Millions of bubbles like Khayyam doth pour ! 

40 
The swarming myriads in the struggle vie, 
Distraught by pleasures, strife and luxury, 

They drained Life's cup and silent in the earth 
Wrapt in the Sleep of Naught together lie ! 

4i 
Long in that dreamless slumber they will stay, 
Question and answer free till Judgment Day ; 

How long "None from the dead brings news!" 
wilt say ? 
What news should any bring since naught know they? 

42 
And since the world doth tend to sadden thee 
And from thy body soon the soul will flee, 

Ere verdure from thine ashes springeth up 
These few days on the green rest cheerfully. 
11 



THE ROSE GARDEN OF 

43 
For now Spring's joyousness o'er earth prevails, 
And each glad heart the fields with yearning hails, 
The boughs with flowers gleam white as Moses' 
hand, 
And every zephyr Jesus' sigh exhales! 

44 
Lo ! where'er blooms a rose or tulip bed, 
From some kings blood it takes its hue of red,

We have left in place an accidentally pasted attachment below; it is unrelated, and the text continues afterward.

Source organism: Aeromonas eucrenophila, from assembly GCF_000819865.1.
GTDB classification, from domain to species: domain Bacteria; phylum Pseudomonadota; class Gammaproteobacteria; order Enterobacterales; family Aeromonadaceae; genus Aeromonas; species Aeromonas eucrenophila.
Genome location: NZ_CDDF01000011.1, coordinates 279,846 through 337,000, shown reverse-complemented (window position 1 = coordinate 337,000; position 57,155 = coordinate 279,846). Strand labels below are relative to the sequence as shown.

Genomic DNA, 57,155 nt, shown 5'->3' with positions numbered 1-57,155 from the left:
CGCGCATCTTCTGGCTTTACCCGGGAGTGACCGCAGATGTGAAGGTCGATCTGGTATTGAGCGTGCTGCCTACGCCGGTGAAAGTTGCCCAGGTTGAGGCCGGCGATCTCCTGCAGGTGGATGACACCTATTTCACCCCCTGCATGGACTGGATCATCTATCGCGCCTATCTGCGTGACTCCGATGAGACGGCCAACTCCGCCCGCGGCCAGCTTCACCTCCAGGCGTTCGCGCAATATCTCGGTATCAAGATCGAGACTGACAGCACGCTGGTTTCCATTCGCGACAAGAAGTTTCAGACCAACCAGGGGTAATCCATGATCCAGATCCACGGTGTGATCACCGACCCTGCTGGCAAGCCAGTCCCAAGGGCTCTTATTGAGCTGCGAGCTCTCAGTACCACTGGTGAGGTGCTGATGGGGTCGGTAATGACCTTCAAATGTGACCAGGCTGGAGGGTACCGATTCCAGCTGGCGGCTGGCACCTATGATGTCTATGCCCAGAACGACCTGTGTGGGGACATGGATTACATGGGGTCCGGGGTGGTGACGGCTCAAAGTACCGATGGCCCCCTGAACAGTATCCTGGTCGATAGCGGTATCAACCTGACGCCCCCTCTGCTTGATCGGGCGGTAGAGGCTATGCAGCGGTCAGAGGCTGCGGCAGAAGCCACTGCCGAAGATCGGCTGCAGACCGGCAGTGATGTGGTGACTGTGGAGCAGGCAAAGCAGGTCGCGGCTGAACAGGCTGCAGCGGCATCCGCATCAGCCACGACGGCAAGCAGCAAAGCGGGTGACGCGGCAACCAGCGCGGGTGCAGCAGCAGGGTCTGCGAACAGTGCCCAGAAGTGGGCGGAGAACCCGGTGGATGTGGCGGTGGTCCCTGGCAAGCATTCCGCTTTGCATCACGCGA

Yea, every violet seems like Beauty's mole 
Sprung from the dust of some once lovely maid ! 

45 
And Zephyr rends the rose's robe in twain, 
Her beauty bulbuls praise in joyous strain, 

Sit 'neath this rose tree's shade for many a rose 
Wind strewn in earth hath turned to earth again. 

4 6 

Then drink ere doth your name from earth depart, 
For Cares take flight when wine hath reached the 
heart, 
And loose the loved one's tresses knot by knot, 
Before the knots that bind your limbs do part. 

12 



OMAR KHAYYAM 

47 
O fools, the world's allurements do not buy 
Since ye know her conditions certainly; 

Your precious lifetime give not to the winds, 
Rejoice your soul and to the loved one fly ! 

4 8 

For somewhere hid within the heavenly vast 
A cup that all must drink in turn is placed; 

Sigh not when your time comes but gladly drink 
For then it is your turn the cup to taste ! 

49 
For every thing whether 't is old or new, 
Will in its turn its end attain unto ; 

And this base world abides with none for aye, 
They pass and others come and follow, too. 



5° 
And unto you, an adept, let me say 
What man hath always been, a shape of clay, 

The clay of grief cast in the mould of toil, 
Who, tasting life a moment, goes his way ! 

13